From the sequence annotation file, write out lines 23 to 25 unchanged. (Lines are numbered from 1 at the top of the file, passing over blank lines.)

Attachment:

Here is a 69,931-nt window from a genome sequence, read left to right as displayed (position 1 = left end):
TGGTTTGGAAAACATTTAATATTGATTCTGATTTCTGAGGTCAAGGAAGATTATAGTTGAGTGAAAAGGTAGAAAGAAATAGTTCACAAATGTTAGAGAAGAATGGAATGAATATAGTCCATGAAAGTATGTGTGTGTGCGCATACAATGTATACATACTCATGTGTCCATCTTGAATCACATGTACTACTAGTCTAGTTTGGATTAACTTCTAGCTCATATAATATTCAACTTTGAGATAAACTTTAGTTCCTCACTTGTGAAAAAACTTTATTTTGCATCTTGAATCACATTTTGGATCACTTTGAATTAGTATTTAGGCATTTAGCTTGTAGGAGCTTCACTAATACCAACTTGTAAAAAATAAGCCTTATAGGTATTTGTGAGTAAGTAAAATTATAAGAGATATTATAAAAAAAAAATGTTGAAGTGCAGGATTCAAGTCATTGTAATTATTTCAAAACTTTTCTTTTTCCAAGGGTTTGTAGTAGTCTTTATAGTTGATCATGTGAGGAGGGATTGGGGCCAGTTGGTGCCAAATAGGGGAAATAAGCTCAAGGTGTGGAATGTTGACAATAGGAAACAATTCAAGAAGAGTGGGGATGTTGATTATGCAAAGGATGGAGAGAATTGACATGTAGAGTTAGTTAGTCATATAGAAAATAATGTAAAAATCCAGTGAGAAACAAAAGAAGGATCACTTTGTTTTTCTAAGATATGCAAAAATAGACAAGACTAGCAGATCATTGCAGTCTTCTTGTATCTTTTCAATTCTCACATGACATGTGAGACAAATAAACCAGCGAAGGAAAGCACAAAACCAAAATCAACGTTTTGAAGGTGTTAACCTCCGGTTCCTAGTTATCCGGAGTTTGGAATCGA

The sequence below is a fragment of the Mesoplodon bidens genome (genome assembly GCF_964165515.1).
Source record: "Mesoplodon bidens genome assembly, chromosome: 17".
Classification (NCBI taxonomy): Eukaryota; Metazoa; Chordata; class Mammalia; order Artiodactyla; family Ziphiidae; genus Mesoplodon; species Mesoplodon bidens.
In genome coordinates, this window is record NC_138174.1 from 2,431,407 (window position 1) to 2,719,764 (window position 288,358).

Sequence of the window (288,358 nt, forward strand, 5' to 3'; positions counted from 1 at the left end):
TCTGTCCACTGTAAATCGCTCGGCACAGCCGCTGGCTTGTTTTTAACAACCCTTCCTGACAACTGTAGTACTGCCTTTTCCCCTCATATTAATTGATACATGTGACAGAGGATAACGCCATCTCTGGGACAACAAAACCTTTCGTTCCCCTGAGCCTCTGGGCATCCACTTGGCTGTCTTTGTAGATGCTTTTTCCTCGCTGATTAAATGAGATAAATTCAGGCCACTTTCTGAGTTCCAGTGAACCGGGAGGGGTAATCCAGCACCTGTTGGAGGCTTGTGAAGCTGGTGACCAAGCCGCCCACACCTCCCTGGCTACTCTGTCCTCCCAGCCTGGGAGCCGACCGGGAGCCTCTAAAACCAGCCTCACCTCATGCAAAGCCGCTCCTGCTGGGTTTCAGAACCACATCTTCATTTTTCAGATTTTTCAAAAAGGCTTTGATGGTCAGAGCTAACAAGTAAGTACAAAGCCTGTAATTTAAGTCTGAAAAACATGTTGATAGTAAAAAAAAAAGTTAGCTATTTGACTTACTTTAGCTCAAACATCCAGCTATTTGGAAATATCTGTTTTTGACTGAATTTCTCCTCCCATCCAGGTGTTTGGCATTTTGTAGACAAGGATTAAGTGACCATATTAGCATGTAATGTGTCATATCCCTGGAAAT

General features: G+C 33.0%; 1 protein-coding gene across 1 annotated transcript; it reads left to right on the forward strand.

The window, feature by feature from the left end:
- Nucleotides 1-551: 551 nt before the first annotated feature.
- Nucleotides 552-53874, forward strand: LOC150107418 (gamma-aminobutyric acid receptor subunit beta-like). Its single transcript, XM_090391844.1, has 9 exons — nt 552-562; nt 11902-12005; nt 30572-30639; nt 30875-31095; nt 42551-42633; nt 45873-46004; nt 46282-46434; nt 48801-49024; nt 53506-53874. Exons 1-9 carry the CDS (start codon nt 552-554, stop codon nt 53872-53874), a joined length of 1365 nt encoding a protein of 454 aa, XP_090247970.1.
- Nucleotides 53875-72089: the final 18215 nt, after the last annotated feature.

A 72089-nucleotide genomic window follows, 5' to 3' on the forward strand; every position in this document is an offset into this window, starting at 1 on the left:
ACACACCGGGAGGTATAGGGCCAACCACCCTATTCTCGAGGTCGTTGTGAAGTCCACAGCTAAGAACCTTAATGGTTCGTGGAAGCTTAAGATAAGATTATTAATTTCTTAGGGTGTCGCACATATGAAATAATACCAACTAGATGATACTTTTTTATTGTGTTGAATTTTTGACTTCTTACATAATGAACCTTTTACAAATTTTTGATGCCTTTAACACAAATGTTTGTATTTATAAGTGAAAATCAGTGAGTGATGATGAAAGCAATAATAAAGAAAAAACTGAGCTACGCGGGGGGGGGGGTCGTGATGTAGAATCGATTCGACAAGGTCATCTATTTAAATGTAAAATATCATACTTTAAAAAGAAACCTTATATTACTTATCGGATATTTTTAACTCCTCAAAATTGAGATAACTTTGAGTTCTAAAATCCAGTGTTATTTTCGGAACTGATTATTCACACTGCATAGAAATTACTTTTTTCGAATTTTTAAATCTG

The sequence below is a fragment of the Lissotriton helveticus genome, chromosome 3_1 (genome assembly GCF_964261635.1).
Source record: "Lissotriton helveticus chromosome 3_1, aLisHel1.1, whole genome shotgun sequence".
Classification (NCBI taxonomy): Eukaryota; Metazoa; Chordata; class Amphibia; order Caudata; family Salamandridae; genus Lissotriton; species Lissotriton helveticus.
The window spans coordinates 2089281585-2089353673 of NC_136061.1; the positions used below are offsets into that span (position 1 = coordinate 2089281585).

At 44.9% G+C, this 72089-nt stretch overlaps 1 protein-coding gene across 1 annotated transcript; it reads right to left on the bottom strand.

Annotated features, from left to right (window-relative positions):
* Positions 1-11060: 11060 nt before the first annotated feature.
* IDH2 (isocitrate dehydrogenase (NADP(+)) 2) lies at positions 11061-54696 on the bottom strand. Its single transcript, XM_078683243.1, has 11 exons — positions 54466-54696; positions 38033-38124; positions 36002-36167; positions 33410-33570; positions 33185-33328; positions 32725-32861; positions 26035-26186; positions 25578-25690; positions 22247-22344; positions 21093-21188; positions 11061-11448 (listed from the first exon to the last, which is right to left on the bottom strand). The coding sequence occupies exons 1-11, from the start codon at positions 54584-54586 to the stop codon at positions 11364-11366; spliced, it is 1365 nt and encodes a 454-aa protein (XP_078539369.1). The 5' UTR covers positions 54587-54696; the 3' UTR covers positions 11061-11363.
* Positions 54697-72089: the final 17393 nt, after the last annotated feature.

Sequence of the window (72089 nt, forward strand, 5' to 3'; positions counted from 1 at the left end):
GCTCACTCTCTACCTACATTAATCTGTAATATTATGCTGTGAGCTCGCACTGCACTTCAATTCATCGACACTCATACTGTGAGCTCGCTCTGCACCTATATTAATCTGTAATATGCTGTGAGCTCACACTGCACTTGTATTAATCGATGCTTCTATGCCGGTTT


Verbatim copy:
* IDH2 (isocitrate dehydrogenase (NADP(+)) 2) lies at positions 11061-54696 on the bottom strand. Its single transcript, XM_078683243.1, has 11 exons — positions 54466-54696; positions 38033-38124; positions 36002-36167; positions 33410-33570; positions 33185-33328; positions 32725-32861; positions 26035-26186; positions 25578-25690; positions 22247-22344; positions 21093-21188; positions 11061-11448 (listed from the first exon to the last, which is right to left on the bottom strand). The coding sequence occupies exons 1-11, from the start codon at positions 54584-54586 to the stop codon at positions 11364-11366; spliced, it is 1365 nt and encodes a 454-aa protein (XP_078539369.1). The 5' UTR covers positions 54587-54696; the 3' UTR covers positions 11061-11363.
* Positions 54697-72089: the final 17393 nt, after the last annotated feature.

Sequence of the window (72089 nt, forward strand, 5' to 3'; positions counted from 1 at the left end):